These Parents Spent Their Daughter's College Fund On Their Son's Wedding — Now She's Suing Them, And It's All Very Messy

If you clicked on this post, then it probably means you enjoy mess — and wow, do I have a messy story for you today.

Giphy: Comedy Central / Via

Recently, a Reddit user who goes by the username u/Accomplished_Bar5656 (who we'll call Accomplished for short) shared a post about why she had to take out student loans despite her great-aunt setting up a fund for her, and it's quite the ride.

The post was originally shared in the Am I the Asshole subreddit, where people present sticky situations to readers and allow them to decide who was wrong in the given situation.

  Reddit / Via
Reddit / Via

Here's what happened, according to Accomplished: "My great-aunt set up savings accounts for all of her female relatives," they said. "In our culture, education for women is not really valued and she thought that was bullshit."

Unlike other women in her family, her great-aunt lived in London and received a college education. She went on to become a doctor, marry a British man, and move to practice in the US.

"She funded the education of as many of her nieces and grand-nieces as she could," Accomplished said. "When she passed away, she left money for every girl relative she could."

This led Accomplished to believe her future access to education was secure. However, "My parents managed to access the accounts that were set up for my sister and I. They used it to pay for my brother's wedding. My sister didn't care because she got married two years out of high school and had no intention of going to college. [But] when I graduated, I went to the bank to get money for school and it was almost all gone. There was like $13,000 left."

In the US, college can cost students about $35,500 a year on average. 

A piggy bank with a graduation cap on
Vimvertigo / Getty Images/iStockphoto

"I asked my parents about it and they said they had needed the money. [And when] I finally found out where the money went, I got furious," Accomplished said. "I got student loans and moved out. I am a great source of shame to them and I don't give two fucks. I am currently suing them for the money that was left for me."

"My entire family is against me. They all think I am a complete asshole for airing private family business in public, and that I am putting money ahead of family. My friends are all on my side but they are all Americans and don't really get my culture."

"My brother called me up and offered to pay for my university if I drop the lawsuit. I agreed as long as we had a legally binding contract. He said I was being an asshole for not trusting him. I said he should not have accepted my money for his wedding. It is causing all kinds of embarrassment in our community," they said.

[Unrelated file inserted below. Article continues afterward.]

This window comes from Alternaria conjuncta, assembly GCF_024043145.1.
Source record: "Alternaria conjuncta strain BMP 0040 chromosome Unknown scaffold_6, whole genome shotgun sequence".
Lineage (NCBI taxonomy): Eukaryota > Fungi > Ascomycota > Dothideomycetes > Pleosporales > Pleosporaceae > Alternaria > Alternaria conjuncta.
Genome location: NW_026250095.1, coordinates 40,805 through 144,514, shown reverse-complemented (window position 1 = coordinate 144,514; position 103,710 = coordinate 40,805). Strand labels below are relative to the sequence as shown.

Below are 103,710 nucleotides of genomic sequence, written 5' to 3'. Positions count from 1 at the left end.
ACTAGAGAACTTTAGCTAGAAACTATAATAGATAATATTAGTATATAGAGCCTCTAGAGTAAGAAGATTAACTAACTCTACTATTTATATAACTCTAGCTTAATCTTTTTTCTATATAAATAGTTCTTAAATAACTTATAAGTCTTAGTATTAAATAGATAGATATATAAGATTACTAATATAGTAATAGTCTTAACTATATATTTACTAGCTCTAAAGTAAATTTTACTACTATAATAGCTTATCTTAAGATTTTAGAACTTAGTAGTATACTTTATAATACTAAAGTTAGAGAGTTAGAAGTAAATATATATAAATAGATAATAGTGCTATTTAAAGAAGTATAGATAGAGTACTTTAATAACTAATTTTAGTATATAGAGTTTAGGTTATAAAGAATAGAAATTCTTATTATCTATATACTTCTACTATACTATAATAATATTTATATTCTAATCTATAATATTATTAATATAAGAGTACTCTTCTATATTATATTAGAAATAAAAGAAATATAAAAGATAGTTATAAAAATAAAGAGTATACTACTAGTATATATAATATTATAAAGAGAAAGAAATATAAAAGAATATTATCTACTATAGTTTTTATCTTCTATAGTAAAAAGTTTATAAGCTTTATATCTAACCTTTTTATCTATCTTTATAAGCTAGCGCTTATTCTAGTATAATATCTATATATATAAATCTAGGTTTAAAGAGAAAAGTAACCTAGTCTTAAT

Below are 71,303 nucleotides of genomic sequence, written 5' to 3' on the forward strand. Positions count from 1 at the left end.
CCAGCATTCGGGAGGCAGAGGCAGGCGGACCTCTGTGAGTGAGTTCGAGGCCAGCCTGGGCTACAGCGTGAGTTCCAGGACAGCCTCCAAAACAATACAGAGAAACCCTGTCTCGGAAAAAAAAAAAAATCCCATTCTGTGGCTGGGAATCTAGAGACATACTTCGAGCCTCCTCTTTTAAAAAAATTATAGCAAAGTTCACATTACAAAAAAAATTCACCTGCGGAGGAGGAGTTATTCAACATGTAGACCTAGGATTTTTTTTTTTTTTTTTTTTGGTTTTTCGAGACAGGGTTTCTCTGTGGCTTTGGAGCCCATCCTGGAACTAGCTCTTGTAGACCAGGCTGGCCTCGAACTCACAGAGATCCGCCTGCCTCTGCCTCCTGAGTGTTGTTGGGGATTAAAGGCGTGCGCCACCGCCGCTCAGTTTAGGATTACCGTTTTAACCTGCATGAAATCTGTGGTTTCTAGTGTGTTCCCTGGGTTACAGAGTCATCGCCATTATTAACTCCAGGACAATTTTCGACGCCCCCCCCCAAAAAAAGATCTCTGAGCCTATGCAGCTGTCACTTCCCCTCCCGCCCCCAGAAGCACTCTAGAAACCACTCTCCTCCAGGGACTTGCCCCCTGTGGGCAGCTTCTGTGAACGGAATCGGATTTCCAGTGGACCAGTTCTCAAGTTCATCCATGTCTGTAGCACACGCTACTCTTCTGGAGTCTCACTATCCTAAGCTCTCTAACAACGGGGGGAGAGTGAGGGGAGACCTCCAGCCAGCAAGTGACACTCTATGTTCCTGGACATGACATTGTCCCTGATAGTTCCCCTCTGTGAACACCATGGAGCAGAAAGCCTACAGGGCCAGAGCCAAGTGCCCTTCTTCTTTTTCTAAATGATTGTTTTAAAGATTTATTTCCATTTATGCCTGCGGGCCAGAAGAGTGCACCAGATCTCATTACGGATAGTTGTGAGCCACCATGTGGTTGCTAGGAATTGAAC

"I am somewhat ashamed to be doing this but I don't want to have this debt I should not have. Am I the asshole?"

WELL. Acknowledging the cultural differences, people in the comments largely agreed that they could understand how this was a tough situation for Accomplished to be in. However...

Bounce TV / Via

...any money in that fund was not her parents' money to use. It was her great-aunt's money, and it was meant for her.

"Not the asshole," user u/Timely-Ask-1327 said. "Your parents didn't borrow your money. They stole it. I hope you have all the documents to show that money was yours. ... If you have a chance to start life without student debt, you do whatever you can to do that."

Others encouraged Accomplished to stop feeling shameful about protecting herself, and they pointed out that what her parents did was much worse:

"Your parents brought shame upon themselves by stealing from you," u/beepbeepboop74656 said.

"You aren't the one putting money ahead of family," u/Mopper300 agreed. "They did when they stole your money. ... Your great-aunt would be proud of you."

"[There] wouldn't be dirty laundry to air if they hadn't shit on your education fund in the first place," u/curious382 added.

And many suggested she tread cautiously when making deals with her brother about the money and/or lawsuit moving forward.

"Relying [on a] formal, binding, legal contract is essential," user u/ProfessorYaffle1 commented. "If your brother is honest and trustworthy, then there is no reason for him to object. If he isn’t, there is every reason to get it formally drawn up."

One user took a second glance at Accomplished's post — specifically where she shared how her brother was seemingly offended when she asked for a contract before dropping the lawsuit.

"This shows he had no intention of actually paying you. Get out, get your education, never look back," u/chaos8803 said.

User u/TheBakerification agreed, adding, "Yeah, pretty clear there's 0% chance he actually had any intention of paying her and was just hoping she'd fall for it and drop the suit."

What do you think about all this? Let me know in the comments.